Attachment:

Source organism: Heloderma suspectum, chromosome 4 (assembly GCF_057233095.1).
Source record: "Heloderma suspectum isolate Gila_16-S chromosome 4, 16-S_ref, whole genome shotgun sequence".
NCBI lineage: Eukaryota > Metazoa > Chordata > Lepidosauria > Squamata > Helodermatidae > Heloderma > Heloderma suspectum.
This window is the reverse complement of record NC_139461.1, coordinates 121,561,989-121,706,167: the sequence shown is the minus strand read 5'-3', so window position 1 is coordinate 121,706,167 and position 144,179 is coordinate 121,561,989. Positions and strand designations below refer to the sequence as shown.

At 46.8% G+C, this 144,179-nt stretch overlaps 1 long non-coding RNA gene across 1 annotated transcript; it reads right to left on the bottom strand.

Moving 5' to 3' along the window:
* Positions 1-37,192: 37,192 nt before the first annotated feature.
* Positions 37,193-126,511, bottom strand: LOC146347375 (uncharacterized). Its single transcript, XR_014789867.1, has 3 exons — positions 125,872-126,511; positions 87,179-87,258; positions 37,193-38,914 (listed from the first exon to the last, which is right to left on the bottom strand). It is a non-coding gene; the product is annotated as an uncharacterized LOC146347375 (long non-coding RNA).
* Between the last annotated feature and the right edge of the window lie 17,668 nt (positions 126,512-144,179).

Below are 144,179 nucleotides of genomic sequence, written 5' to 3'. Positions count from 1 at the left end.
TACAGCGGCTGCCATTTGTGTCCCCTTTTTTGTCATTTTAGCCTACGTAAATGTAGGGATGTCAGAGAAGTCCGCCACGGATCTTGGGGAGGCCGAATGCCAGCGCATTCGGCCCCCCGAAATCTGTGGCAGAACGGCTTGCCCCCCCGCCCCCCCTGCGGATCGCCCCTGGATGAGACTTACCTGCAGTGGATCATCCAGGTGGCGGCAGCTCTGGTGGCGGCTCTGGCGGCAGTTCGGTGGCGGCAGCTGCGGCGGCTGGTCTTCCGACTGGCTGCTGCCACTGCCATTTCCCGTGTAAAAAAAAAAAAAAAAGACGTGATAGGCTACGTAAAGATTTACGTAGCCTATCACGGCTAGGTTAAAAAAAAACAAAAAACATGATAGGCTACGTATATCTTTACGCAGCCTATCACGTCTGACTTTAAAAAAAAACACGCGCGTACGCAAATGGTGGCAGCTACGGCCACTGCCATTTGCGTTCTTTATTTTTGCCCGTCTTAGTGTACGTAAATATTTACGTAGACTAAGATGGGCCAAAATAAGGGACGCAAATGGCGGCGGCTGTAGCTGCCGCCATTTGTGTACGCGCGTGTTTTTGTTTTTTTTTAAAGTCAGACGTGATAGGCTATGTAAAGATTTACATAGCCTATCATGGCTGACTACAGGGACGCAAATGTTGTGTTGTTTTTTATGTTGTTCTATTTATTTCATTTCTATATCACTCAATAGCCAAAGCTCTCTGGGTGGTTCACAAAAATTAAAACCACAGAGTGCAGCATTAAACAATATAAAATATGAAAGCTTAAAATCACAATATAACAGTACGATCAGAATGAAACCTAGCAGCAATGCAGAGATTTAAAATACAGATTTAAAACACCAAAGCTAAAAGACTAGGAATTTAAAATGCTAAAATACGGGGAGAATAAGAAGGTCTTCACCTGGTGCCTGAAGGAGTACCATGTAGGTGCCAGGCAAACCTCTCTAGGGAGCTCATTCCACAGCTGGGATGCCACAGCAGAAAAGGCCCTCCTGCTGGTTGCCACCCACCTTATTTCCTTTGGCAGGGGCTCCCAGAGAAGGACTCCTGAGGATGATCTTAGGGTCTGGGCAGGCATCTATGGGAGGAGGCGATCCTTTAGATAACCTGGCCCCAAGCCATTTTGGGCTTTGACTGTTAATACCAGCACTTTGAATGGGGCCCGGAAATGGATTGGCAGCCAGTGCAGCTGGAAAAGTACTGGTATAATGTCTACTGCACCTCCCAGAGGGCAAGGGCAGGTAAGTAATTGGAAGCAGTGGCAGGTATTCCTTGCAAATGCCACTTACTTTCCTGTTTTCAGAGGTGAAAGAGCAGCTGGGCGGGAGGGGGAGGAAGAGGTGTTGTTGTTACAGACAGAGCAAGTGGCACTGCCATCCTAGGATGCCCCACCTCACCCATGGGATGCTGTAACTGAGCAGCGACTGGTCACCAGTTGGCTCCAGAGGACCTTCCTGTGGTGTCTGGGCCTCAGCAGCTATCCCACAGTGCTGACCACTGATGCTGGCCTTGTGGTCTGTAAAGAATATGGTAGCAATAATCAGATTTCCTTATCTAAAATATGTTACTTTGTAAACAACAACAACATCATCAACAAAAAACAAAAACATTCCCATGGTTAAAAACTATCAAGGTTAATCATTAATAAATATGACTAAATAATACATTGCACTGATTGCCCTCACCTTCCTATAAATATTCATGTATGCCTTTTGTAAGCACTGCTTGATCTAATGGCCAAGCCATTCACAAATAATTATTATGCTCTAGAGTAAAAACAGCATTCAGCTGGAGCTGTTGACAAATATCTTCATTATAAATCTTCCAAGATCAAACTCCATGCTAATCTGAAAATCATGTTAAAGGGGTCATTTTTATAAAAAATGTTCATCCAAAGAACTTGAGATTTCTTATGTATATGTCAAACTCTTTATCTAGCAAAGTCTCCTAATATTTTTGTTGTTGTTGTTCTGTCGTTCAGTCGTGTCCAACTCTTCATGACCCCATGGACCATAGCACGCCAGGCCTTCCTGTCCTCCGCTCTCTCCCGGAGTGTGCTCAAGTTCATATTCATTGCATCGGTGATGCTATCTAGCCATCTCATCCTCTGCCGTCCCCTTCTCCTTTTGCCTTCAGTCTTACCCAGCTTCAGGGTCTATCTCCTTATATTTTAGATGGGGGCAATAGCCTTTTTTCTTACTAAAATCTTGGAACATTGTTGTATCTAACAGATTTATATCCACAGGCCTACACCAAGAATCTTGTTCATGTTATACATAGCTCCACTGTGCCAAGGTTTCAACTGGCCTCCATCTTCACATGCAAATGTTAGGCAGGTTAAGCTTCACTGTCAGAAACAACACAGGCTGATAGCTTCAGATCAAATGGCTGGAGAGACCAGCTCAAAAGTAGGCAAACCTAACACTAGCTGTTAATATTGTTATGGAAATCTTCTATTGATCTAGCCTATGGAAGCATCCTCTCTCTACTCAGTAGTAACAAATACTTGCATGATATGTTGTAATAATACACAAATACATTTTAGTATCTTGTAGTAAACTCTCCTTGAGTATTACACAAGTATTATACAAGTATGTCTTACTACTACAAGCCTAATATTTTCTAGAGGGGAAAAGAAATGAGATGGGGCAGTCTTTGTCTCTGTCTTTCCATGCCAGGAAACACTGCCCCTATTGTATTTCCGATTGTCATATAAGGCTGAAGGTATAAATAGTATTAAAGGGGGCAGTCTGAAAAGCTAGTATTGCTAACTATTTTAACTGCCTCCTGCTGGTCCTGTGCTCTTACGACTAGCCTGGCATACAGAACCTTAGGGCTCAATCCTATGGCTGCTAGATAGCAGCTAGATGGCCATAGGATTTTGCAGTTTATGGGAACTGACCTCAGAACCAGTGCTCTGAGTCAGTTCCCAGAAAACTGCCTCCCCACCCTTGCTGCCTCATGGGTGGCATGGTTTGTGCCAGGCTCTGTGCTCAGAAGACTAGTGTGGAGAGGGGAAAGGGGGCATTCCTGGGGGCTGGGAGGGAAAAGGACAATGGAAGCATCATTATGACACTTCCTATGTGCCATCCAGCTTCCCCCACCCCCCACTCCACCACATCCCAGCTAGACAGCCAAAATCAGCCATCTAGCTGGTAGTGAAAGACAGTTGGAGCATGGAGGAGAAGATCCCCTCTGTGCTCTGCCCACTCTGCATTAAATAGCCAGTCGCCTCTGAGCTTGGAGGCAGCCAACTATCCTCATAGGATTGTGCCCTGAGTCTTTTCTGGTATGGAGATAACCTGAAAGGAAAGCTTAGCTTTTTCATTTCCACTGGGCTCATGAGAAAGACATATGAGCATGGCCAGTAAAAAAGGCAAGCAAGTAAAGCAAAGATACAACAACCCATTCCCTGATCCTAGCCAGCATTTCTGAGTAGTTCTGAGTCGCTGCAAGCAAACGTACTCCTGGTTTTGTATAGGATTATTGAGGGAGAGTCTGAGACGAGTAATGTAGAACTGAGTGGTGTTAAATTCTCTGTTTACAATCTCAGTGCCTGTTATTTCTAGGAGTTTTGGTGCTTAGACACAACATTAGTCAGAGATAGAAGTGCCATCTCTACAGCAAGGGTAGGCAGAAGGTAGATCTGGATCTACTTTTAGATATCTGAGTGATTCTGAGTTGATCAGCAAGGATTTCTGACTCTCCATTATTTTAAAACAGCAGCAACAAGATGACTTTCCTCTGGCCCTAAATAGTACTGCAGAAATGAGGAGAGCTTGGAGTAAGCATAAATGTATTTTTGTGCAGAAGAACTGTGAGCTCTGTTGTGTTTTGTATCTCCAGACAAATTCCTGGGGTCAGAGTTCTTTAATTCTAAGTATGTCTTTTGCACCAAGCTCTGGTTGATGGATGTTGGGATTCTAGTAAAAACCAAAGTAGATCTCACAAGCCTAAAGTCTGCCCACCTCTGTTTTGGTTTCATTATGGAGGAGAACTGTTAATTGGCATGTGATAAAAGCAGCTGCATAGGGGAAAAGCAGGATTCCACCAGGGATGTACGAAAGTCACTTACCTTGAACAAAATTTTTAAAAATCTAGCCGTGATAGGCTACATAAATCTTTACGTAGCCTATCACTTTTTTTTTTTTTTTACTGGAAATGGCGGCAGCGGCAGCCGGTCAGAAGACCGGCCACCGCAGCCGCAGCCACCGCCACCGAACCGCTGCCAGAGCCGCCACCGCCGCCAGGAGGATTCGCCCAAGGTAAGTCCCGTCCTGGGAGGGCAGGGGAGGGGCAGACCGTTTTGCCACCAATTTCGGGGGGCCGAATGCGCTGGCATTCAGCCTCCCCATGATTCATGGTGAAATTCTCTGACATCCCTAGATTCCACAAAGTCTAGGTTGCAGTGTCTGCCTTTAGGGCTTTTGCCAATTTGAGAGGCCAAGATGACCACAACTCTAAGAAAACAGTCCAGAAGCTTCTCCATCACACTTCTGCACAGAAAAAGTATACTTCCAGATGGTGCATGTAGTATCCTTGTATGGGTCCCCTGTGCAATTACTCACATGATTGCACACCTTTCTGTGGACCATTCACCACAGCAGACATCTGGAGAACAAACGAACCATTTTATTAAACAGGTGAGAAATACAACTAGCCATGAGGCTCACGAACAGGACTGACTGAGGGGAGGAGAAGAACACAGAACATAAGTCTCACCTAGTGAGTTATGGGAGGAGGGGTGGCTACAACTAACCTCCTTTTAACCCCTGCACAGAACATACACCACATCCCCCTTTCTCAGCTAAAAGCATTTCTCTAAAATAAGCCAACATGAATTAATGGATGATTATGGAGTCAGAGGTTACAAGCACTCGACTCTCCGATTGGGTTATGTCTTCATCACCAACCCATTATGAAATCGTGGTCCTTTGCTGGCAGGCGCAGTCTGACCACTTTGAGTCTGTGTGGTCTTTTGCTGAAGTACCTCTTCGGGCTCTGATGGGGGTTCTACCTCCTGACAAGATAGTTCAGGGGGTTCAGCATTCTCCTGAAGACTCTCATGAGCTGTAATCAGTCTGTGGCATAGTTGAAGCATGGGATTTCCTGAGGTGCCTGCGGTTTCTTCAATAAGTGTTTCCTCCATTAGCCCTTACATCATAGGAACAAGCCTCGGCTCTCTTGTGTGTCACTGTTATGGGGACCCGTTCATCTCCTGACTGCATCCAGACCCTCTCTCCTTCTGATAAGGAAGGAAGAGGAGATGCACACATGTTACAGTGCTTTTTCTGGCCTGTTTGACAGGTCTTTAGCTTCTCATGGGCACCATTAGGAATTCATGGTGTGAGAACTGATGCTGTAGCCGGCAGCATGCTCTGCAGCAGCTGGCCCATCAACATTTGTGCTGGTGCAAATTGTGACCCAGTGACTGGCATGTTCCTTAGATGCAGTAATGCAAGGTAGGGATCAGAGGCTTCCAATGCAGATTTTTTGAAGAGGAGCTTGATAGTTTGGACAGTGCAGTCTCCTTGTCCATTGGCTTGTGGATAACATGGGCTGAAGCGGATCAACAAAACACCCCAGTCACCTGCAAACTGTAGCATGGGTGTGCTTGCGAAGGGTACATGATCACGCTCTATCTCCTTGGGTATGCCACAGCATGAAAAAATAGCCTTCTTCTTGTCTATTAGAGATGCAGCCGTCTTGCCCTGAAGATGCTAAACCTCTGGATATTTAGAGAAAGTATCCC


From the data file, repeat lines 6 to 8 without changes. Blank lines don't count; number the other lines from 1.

Moving 5' to 3' along the window:
* Positions 1-37,192: 37,192 nt before the first annotated feature.
* Positions 37,193-126,511, bottom strand: LOC146347375 (uncharacterized). Its single transcript, XR_014789867.1, has 3 exons — positions 125,872-126,511; positions 87,179-87,258; positions 37,193-38,914 (listed from the first exon to the last, which is right to left on the bottom strand). It is a non-coding gene; the product is annotated as an uncharacterized LOC146347375 (long non-coding RNA).